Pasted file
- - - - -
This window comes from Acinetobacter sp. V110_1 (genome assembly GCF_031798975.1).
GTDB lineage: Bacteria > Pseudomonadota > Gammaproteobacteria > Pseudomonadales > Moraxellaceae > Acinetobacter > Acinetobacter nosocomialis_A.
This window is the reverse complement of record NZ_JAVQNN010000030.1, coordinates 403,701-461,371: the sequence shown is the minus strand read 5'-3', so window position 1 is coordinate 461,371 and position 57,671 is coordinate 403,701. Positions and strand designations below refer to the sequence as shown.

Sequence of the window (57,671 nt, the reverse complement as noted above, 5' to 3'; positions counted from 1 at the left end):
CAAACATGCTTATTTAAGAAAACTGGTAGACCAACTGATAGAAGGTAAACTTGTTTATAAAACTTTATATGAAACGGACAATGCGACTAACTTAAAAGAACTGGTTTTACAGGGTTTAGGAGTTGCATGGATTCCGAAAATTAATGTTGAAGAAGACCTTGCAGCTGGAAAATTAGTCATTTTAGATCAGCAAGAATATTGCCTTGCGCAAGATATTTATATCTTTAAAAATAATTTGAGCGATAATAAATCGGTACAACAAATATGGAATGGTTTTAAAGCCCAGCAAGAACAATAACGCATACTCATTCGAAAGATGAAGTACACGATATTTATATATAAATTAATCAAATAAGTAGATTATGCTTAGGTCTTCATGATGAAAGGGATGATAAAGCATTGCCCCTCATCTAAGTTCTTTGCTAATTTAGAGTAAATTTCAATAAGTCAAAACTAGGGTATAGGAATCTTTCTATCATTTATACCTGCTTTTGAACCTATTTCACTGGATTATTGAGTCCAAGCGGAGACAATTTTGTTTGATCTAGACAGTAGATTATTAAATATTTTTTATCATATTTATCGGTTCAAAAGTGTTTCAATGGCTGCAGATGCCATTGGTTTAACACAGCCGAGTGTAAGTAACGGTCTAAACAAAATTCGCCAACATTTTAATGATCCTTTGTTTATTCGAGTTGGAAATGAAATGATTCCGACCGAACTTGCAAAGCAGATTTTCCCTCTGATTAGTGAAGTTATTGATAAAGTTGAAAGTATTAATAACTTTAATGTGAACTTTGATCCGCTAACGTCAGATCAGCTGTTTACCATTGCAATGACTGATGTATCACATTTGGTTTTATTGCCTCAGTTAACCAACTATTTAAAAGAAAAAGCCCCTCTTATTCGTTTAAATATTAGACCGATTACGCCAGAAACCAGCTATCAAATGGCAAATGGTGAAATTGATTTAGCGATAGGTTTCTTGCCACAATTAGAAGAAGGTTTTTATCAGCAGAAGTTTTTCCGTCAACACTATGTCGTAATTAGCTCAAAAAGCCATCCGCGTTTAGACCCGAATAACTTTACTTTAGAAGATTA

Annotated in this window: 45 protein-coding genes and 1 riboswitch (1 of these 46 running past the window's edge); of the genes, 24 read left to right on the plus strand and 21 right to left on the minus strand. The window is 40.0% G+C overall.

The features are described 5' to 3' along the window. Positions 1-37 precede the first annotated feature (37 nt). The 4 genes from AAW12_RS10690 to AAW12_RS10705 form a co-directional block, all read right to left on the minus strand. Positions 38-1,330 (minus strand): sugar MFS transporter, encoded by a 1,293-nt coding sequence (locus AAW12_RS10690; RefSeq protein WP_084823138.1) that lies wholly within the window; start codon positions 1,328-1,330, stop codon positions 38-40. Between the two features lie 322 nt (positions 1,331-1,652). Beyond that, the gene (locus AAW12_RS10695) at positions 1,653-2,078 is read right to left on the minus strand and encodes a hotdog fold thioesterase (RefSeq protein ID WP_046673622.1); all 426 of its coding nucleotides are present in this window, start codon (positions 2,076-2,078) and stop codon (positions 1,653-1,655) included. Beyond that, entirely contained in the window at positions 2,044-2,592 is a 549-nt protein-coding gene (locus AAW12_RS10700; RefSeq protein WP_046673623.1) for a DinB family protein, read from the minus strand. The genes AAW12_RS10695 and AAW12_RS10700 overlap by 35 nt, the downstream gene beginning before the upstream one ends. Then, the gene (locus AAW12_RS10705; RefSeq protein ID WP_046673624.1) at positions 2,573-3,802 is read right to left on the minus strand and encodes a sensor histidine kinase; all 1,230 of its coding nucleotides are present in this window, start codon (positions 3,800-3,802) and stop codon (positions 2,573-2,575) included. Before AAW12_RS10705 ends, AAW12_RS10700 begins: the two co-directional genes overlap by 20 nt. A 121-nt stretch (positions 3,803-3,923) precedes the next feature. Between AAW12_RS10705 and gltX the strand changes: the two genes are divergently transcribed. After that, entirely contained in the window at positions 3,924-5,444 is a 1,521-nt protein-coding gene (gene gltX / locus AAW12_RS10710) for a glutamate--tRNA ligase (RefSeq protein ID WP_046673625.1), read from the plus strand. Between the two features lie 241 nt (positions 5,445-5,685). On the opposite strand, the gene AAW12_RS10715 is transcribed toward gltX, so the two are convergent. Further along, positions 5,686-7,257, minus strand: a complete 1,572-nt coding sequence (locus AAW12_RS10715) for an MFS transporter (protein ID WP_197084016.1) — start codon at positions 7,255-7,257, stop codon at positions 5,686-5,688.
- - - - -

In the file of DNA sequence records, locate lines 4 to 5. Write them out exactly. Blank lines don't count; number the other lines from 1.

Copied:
Sequence of the window (57,671 nt, the reverse complement as noted above, 5' to 3'; positions counted from 1 at the left end):
CAAACATGCTTATTTAAGAAAACTGGTAGACCAACTGATAGAAGGTAAACTTGTTTATAAAACTTTATATGAAACGGACAATGCGACTAACTTAAAAGAACTGGTTTTACAGGGTTTAGGAGTTGCATGGATTCCGAAAATTAATGTTGAAGAAGACCTTGCAGCTGGAAAATTAGTCATTTTAGATCAGCAAGAATATTGCCTTGCGCAAGATATTTATATCTTTAAAAATAATTTGAGCGATAATAAATCGGTACAACAAATATGGAATGGTTTTAAAGCCCAGCAAGAACAATAACGCATACTCATTCGAAAGATGAAGTACACGATATTTATATATAAATTAATCAAATAAGTAGATTATGCTTAGGTCTTCATGATGAAAGGGATGATAAAGCATTGCCCCTCATCTAAGTTCTTTGCTAATTTAGAGTAAATTTCAATAAGTCAAAACTAGGGTATAGGAATCTTTCTATCATTTATACCTGCTTTTGAACCTATTTCACTGGATTATTGAGTCCAAGCGGAGACAATTTTGTTTGATCTAGACAGTAGATTATTAAATATTTTTTATCATATTTATCGGTTCAAAAGTGTTTCAATGGCTGCAGATGCCATTGGTTTAACACAGCCGAGTGTAAGTAACGGTCTAAACAAAATTCGCCAACATTTTAATGATCCTTTGTTTATTCGAGTTGGAAATGAAATGATTCCGACCGAACTTGCAAAGCAGATTTTCCCTCTGATTAGTGAAGTTATTGATAAAGTTGAAAGTATTAATAACTTTAATGTGAACTTTGATCCGCTAACGTCAGATCAGCTGTTTACCATTGCAATGACTGATGTATCACATTTGGTTTTATTGCCTCAGTTAACCAACTATTTAAAAGAAAAAGCCCCTCTTATTCGTTTAAATATTAGACCGATTACGCCAGAAACCAGCTATCAAATGGCAAATGGTGAAATTGATTTAGCGATAGGTTTCTTGCCACAATTAGAAGAAGGTTTTTATCAGCAGAAGTTTTTCCGTCAACACTATGTCGTAATTAGCTCAAAAAGCCATCCGCGTTTAGACCCGAATAACTTTACTTTAGAAGATTA